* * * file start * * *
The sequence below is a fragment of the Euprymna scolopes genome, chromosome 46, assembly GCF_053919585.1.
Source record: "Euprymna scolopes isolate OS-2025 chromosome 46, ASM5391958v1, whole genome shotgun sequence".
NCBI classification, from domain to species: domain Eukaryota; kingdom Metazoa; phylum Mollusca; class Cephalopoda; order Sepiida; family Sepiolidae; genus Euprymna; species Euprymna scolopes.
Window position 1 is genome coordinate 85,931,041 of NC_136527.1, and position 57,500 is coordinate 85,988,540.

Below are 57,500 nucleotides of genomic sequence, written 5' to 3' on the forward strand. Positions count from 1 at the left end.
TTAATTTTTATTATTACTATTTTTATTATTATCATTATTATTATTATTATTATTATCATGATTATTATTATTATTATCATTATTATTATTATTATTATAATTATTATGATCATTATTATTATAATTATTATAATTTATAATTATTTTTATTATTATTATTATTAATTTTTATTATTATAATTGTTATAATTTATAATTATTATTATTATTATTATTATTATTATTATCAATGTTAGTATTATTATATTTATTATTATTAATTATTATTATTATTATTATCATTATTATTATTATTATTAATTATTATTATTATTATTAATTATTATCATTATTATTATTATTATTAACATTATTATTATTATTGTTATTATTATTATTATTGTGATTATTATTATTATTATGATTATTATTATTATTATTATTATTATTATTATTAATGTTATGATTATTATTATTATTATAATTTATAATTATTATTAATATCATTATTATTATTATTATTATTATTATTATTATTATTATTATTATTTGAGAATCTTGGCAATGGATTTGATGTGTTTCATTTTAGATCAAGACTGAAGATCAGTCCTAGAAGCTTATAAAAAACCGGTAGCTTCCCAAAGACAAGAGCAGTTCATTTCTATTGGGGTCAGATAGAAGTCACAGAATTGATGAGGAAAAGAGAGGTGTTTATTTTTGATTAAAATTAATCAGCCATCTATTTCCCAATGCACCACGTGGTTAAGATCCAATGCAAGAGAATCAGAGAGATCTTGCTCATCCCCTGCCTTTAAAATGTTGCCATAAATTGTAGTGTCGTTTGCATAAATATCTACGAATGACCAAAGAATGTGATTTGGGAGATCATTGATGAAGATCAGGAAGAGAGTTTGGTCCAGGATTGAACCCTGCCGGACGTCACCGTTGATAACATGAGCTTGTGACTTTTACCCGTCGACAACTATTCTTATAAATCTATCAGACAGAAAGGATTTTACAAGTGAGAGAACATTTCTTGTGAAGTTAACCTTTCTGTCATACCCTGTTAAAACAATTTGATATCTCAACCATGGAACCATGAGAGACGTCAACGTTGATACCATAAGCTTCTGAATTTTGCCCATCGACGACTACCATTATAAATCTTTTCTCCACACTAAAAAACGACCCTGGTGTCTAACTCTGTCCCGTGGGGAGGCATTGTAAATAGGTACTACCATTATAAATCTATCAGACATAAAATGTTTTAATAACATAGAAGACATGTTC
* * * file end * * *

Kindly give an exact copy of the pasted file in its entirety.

The sequence below is a fragment of the Euprymna scolopes genome, chromosome 46, assembly GCF_053919585.1.
Source record: "Euprymna scolopes isolate OS-2025 chromosome 46, ASM5391958v1, whole genome shotgun sequence".
NCBI classification, from domain to species: domain Eukaryota; kingdom Metazoa; phylum Mollusca; class Cephalopoda; order Sepiida; family Sepiolidae; genus Euprymna; species Euprymna scolopes.
Window position 1 is genome coordinate 85,931,041 of NC_136527.1, and position 57,500 is coordinate 85,988,540.

Below are 57,500 nucleotides of genomic sequence, written 5' to 3' on the forward strand. Positions count from 1 at the left end.
TTAATTTTTATTATTACTATTTTTATTATTATCATTATTATTATTATTATTATTATCATGATTATTATTATTATTATCATTATTATTATTATTATTATAATTATTATGATCATTATTATTATAATTATTATAATTTATAATTATTTTTATTATTATTATTATTAATTTTTATTATTATAATTGTTATAATTTATAATTATTATTATTATTATTATTATTATTATTATCAATGTTAGTATTATTATATTTATTATTATTAATTATTATTATTATTATTATCATTATTATTATTATTATTAATTATTATTATTATTATTAATTATTATCATTATTATTATTATTATTAACATTATTATTATTATTGTTATTATTATTATTATTGTGATTATTATTATTATTATGATTATTATTATTATTATTATTATTATTATTATTAATGTTATGATTATTATTATTATTATAATTTATAATTATTATTAATATCATTATTATTATTATTATTATTATTATTATTATTATTATTATTATTTGAGAATCTTGGCAATGGATTTGATGTGTTTCATTTTAGATCAAGACTGAAGATCAGTCCTAGAAGCTTATAAAAAACCGGTAGCTTCCCAAAGACAAGAGCAGTTCATTTCTATTGGGGTCAGATAGAAGTCACAGAATTGATGAGGAAAAGAGAGGTGTTTATTTTTGATTAAAATTAATCAGCCATCTATTTCCCAATGCACCACGTGGTTAAGATCCAATGCAAGAGAATCAGAGAGATCTTGCTCATCCCCTGCCTTTAAAATGTTGCCATAAATTGTAGTGTCGTTTGCATAAATATCTACGAATGACCAAAGAATGTGATTTGGGAGATCATTGATGAAGATCAGGAAGAGAGTTTGGTCCAGGATTGAACCCTGCCGGACGTCACCGTTGATAACATGAGCTTGTGACTTTTACCCGTCGACAACTATTCTTATAAATCTATCAGACAGAAAGGATTTTACAAGTGAGAGAACATTTCTTGTGAAGTTAACCTTTCTGTCATACCCTGTTAAAACAATTTGATATCTCAACCATGGAACCATGAGAGACGTCAACGTTGATACCATAAGCTTCTGAATTTTGCCCATCGACGACTACCATTATAAATCTTTTCTCCACACTAAAAAACGACCCTGGTGTCTAACTCTGTCCCGTGGGGAGGCATTGTAAATAGGTACTACCATTATAAATCTATCAGACATAAAATGTTTTAATAACATAGAAGACATGTTC